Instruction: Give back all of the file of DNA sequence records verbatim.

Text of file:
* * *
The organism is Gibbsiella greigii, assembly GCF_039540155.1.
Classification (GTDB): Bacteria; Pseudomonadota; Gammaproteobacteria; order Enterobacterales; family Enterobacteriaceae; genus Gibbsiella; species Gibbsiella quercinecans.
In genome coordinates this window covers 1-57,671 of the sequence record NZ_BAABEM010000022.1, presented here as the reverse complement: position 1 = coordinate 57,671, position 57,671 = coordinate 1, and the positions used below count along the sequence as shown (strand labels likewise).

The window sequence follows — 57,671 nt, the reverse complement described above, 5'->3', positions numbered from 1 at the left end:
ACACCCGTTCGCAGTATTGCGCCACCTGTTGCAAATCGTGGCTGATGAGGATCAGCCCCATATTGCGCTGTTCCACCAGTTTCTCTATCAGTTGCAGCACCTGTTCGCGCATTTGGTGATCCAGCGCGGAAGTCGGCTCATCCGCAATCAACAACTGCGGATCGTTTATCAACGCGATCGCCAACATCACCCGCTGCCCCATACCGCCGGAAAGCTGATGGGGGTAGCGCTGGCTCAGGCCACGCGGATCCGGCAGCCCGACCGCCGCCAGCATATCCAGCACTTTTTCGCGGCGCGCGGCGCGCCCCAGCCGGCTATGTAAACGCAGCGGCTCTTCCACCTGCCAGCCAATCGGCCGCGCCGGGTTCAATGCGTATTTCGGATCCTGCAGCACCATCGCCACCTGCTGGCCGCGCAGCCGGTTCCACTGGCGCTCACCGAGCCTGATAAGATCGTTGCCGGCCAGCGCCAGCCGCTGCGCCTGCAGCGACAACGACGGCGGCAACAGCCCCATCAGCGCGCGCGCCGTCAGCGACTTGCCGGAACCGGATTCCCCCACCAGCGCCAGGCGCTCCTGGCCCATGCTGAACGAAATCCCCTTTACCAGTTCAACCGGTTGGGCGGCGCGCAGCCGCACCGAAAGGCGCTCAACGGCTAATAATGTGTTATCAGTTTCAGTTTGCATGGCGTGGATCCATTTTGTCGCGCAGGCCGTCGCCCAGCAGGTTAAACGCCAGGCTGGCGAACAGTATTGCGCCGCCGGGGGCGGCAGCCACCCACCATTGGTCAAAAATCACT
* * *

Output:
The organism is Gibbsiella greigii, assembly GCF_039540155.1.
Classification (GTDB): Bacteria; Pseudomonadota; Gammaproteobacteria; order Enterobacterales; family Enterobacteriaceae; genus Gibbsiella; species Gibbsiella quercinecans.
In genome coordinates this window covers 1-57,671 of the sequence record NZ_BAABEM010000022.1, presented here as the reverse complement: position 1 = coordinate 57,671, position 57,671 = coordinate 1, and the positions used below count along the sequence as shown (strand labels likewise).

The window sequence follows — 57,671 nt, the reverse complement described above, 5'->3', positions numbered from 1 at the left end:
ACACCCGTTCGCAGTATTGCGCCACCTGTTGCAAATCGTGGCTGATGAGGATCAGCCCCATATTGCGCTGTTCCACCAGTTTCTCTATCAGTTGCAGCACCTGTTCGCGCATTTGGTGATCCAGCGCGGAAGTCGGCTCATCCGCAATCAACAACTGCGGATCGTTTATCAACGCGATCGCCAACATCACCCGCTGCCCCATACCGCCGGAAAGCTGATGGGGGTAGCGCTGGCTCAGGCCACGCGGATCCGGCAGCCCGACCGCCGCCAGCATATCCAGCACTTTTTCGCGGCGCGCGGCGCGCCCCAGCCGGCTATGTAAACGCAGCGGCTCTTCCACCTGCCAGCCAATCGGCCGCGCCGGGTTCAATGCGTATTTCGGATCCTGCAGCACCATCGCCACCTGCTGGCCGCGCAGCCGGTTCCACTGGCGCTCACCGAGCCTGATAAGATCGTTGCCGGCCAGCGCCAGCCGCTGCGCCTGCAGCGACAACGACGGCGGCAACAGCCCCATCAGCGCGCGCGCCGTCAGCGACTTGCCGGAACCGGATTCCCCCACCAGCGCCAGGCGCTCCTGGCCCATGCTGAACGAAATCCCCTTTACCAGTTCAACCGGTTGGGCGGCGCGCAGCCGCACCGAAAGGCGCTCAACGGCTAATAATGTGTTATCAGTTTCAGTTTGCATGGCGTGGATCCATTTTGTCGCGCAGGCCGTCGCCCAGCAGGTTAAACGCCAGGCTGGCGAACAGTATTGCGCCGCCGGGGGCGGCAGCCACCCACCATTGGTCAAAAATCACT